Macromanagement with no penalty for failure

Our President uses a method of management called Macromanagement. He picks people to run different aspects of our Government and then leaves the decision making up to them. This is most likely the most effective way to run a large business, organization or government. But there is one aspect missing in this management style. A fast and firm reaction for failure.

I have seen a lot of things that have been done wrong for the past few years. The latest has me boiling with anger and tears.

Why is our system for the safety and security of all citizens so slow? Is this how fast our military moves for homeland security issues? What if a bunch of small boats full of rebels floated up the Mississippi River and invaded our country? Would the Military take 3 days to mobilize?

I herd the argument tonight that the City and State should have been responsible for this and they should have planned better. True, they could have done a lot of things, such as renting a facility two states North to house emergency supplies, food and trucks that way they could have emergency equipment brought into an area within 24 hours. But doesn’t that duplicate the efforts that the Federal Emergency Management Agency (FEMA) is supposed to provide for us in the first place?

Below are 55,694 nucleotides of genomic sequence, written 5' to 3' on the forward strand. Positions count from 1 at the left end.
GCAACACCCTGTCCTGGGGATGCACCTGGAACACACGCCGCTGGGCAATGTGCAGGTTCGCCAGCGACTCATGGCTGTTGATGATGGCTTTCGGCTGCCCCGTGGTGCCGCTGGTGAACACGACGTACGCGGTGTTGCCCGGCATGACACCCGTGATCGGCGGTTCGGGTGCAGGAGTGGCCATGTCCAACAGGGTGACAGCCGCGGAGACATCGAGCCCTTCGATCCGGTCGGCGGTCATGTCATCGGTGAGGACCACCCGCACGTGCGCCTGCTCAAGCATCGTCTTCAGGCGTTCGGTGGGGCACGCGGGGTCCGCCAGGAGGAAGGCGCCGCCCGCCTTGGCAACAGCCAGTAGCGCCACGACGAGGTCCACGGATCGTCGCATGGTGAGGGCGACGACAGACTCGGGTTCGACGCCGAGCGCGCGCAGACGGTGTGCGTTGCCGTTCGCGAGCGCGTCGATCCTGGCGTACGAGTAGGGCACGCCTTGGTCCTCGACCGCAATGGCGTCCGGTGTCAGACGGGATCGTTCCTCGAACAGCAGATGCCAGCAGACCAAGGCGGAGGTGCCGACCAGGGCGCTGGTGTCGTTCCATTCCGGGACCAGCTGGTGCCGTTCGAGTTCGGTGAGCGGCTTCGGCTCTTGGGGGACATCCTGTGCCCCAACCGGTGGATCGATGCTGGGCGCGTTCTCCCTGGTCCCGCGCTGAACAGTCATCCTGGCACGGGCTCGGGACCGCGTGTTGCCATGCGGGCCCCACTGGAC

I fear we are being governed with the reluctance to admit mistakes. We cannot make our society better if we do not learn from these mistakes. Reaction to failure first requires acknowledgment of the problem. I was quite excited to hear for the first time on Friday that the President admitted the hurricane relief effort was not enough.

I hope he takes the next step of macromangement and starts firing the people he appointed who were responsible for this slow mobilization.

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